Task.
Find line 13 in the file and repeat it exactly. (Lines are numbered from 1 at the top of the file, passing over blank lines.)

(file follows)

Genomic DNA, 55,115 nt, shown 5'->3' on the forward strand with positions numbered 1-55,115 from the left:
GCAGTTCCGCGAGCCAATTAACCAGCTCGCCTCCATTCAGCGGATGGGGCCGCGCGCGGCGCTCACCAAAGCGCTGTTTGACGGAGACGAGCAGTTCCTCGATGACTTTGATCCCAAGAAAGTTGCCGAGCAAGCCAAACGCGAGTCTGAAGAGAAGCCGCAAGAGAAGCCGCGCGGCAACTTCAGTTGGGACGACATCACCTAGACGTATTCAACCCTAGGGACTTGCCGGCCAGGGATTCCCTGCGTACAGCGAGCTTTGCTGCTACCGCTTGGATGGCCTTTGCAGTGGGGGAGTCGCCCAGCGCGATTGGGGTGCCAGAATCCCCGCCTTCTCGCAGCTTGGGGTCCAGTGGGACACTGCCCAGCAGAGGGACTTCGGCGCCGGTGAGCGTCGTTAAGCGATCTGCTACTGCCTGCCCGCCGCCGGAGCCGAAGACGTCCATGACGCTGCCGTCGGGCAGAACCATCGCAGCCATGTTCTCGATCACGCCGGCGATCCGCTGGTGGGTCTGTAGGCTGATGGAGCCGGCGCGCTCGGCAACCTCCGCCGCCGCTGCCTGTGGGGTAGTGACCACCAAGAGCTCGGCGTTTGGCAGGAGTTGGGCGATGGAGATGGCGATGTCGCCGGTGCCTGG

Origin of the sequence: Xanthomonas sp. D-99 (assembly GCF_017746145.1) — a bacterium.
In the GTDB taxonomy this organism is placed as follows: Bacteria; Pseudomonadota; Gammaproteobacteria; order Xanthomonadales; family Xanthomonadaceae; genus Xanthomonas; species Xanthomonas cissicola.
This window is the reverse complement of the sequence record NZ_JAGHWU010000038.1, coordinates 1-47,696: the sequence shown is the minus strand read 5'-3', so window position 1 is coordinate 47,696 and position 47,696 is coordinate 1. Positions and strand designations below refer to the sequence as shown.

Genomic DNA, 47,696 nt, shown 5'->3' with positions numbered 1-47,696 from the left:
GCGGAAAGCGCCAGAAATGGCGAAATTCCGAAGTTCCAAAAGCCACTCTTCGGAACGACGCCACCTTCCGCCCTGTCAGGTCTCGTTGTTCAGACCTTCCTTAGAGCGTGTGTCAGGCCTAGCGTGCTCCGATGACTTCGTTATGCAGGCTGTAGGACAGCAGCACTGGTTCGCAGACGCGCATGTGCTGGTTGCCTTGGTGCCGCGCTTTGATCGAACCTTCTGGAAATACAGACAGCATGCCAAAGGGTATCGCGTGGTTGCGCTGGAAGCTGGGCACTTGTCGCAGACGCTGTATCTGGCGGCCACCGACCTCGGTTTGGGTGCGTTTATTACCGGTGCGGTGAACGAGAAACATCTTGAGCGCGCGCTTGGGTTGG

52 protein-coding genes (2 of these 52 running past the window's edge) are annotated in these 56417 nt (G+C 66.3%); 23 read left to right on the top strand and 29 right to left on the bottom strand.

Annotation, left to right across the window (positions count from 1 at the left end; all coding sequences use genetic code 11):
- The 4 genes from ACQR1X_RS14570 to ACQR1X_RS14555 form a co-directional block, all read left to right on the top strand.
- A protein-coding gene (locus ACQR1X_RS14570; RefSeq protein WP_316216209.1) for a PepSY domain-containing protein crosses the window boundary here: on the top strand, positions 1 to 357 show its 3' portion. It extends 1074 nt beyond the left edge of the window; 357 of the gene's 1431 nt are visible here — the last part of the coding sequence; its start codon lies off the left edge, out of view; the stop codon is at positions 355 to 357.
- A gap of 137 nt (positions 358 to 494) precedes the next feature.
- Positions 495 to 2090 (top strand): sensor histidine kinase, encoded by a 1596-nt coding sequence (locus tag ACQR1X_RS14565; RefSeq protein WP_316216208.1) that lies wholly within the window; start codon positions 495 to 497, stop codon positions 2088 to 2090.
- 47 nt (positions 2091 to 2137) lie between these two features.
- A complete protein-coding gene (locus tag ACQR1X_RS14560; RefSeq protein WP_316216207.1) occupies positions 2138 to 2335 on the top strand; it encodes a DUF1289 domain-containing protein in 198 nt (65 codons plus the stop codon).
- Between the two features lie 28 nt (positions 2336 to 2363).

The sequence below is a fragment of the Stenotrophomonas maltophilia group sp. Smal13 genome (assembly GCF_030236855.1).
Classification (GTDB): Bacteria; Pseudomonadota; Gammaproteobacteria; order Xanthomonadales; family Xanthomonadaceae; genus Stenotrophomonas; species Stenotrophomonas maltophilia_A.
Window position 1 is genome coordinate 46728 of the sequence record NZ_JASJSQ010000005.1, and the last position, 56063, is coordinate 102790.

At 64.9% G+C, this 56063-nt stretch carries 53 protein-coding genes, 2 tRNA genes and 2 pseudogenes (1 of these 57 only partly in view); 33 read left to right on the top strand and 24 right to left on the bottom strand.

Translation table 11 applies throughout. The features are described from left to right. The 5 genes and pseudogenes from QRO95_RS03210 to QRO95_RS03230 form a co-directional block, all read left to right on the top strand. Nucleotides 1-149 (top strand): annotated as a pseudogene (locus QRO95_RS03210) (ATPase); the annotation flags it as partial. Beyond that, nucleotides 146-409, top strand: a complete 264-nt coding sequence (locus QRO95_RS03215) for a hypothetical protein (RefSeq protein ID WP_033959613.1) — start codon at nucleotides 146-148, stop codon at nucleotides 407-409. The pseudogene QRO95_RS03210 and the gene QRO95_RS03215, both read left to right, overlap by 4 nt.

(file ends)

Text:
- Positions 495 to 2090 (top strand): sensor histidine kinase, encoded by a 1596-nt coding sequence (locus tag ACQR1X_RS14565; RefSeq protein WP_316216208.1) that lies wholly within the window; start codon positions 495 to 497, stop codon positions 2088 to 2090.